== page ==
On Virility

How tragic of a sign it is that a woman feels like she can overpower a man in a verbal joust Not that she is losing to a bad temper, For that deserves no admiration, But that she is winning to a man of little confidence in himself. Slowly, and anticlimactically, respect erodes. To strike the balance between command and softness Is without a doubt … Continue reading On Virility

The Interview

It is only befitting of my character to ask questions This time one aimed at the mirror before me: How long will you continue to humiliate yourself? The good journalist I am, I listened carefully. “My name deceives me, For I am far too impatient That I chase quarry Before first allowing myself to be prey And so I have no other choice But to … Continue reading The Interview

The Polemics of the Berber Flag

I am going to be talking about my more or less unpopular point of view regarding the Berber flag. Many critics of Berberism, of whom I join in their opposition, are sometimes unwilling to “read the room.” Few people are aware of the history of Berberism, and while there are many cases where its modern branches are just as deeply flawed as its aged trunk, … Continue reading The Polemics of the Berber Flag

Nomenclature as Social Currency: Lineage and Status

Genealogy in Islamicate societies was not only a means of identification but it also cushioned moral and material objectives. Nisba chains always trace back to an ancestor, real or legendary. In between the serious practice of accurately recording the names of descendants after each passing generation, and the lofty accounts of family history, is a tradition that not only concerns the caliph but also the … Continue reading Nomenclature as Social Currency: Lineage and Status

Bechar’s Hagia Sophia

Bechar’s famous mosque in the city center used to be Notre Dame du Sahara (alternatively Notre Dame de la Saoura), a church under French rule that was designed by architect Pierre Clevenot. Its first stone was laid on March 8, 1953, about 20 months before the outbreak of the November revolution. Today, it is Masjid Malik ibn al-Huwayrith (may Allah be pleased with him), named … Continue reading Bechar’s Hagia Sophia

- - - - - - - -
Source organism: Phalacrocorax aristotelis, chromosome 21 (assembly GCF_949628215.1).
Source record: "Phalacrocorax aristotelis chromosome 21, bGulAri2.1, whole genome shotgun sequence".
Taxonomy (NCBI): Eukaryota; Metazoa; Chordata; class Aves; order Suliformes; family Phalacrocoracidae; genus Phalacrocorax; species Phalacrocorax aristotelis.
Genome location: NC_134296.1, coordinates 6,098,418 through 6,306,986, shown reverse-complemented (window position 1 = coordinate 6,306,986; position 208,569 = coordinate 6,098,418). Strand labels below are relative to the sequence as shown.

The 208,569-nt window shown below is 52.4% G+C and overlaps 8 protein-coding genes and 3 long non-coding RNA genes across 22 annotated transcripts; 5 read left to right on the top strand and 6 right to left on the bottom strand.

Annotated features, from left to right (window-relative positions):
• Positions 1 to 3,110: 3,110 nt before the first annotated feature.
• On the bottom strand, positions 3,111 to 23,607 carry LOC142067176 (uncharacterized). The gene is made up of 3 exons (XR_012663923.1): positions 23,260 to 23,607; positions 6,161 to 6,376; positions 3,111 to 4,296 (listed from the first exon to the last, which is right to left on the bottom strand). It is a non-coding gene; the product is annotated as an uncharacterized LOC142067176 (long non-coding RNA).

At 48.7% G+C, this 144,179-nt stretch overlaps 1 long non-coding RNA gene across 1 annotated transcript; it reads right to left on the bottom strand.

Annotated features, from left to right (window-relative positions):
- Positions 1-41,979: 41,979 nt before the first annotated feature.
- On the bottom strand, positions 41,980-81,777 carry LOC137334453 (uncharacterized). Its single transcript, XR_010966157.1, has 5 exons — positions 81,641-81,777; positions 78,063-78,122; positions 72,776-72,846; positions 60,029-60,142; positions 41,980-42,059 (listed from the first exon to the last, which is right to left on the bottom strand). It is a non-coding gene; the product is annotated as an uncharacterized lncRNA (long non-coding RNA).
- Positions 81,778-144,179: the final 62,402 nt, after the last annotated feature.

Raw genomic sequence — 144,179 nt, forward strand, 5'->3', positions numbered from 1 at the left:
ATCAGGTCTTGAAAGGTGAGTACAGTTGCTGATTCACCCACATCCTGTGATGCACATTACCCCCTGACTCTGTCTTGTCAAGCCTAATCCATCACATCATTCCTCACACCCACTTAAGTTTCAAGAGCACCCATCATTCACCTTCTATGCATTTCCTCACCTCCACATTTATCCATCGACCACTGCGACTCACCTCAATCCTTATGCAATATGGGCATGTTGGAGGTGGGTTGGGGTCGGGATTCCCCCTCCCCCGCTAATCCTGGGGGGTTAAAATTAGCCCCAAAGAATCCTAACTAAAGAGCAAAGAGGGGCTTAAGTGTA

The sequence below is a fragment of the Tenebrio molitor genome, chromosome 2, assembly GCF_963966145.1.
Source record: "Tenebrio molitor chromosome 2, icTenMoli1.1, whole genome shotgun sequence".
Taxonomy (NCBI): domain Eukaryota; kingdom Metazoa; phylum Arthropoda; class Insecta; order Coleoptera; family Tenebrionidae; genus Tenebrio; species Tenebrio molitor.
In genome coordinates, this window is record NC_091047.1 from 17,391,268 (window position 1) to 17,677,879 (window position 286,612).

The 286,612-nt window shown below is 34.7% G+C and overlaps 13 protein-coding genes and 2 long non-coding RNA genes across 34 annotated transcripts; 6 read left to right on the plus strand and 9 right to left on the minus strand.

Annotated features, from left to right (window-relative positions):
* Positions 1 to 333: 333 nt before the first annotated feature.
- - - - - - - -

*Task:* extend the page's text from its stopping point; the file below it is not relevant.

Bismillah

In the mutest of horrors, sometimes it is enough for a man to belt out a similar song, perhaps the bass of his voice will distract the intellectual impasse from melting the wax in these unsophisticated minds. The highest note is met and there remains a piercing silence. At dawn the alleys and footpaths are usually deserted, it was in this barren land the villages … Continue reading Bismillah

Orientalism and the Nayli Woman

The Nayli woman in history has been seen as nothing more than a prostitute and dancer. Bou Saada has been imagined as a world for courtesans and concubines, that of “free women.” The tourism market is key in analyzing the exotification and even exploitation of these women. “From the Moorish cafe to Bayt El Kbira” In 1845, when the city of Bou Saada had been … Continue reading Orientalism and the Nayli Woman

Demystification of the ‘Azariya in the Awras

At nightfall, ‘azariyat entered a circle of men, greeted by “you-yous” from women who admired them from terraces. Musicians set the rhythm and the ‘azariyat began to dance, clinking their anklets, while spectators clapped their hands. During intermissions, the ‘azariyat sang in turn or in choir. In certain tribes, that of the Wlad Abdi in particular, young girls accompanied them and even joined the dance. … Continue reading Demystification of the ‘Azariya in the Awras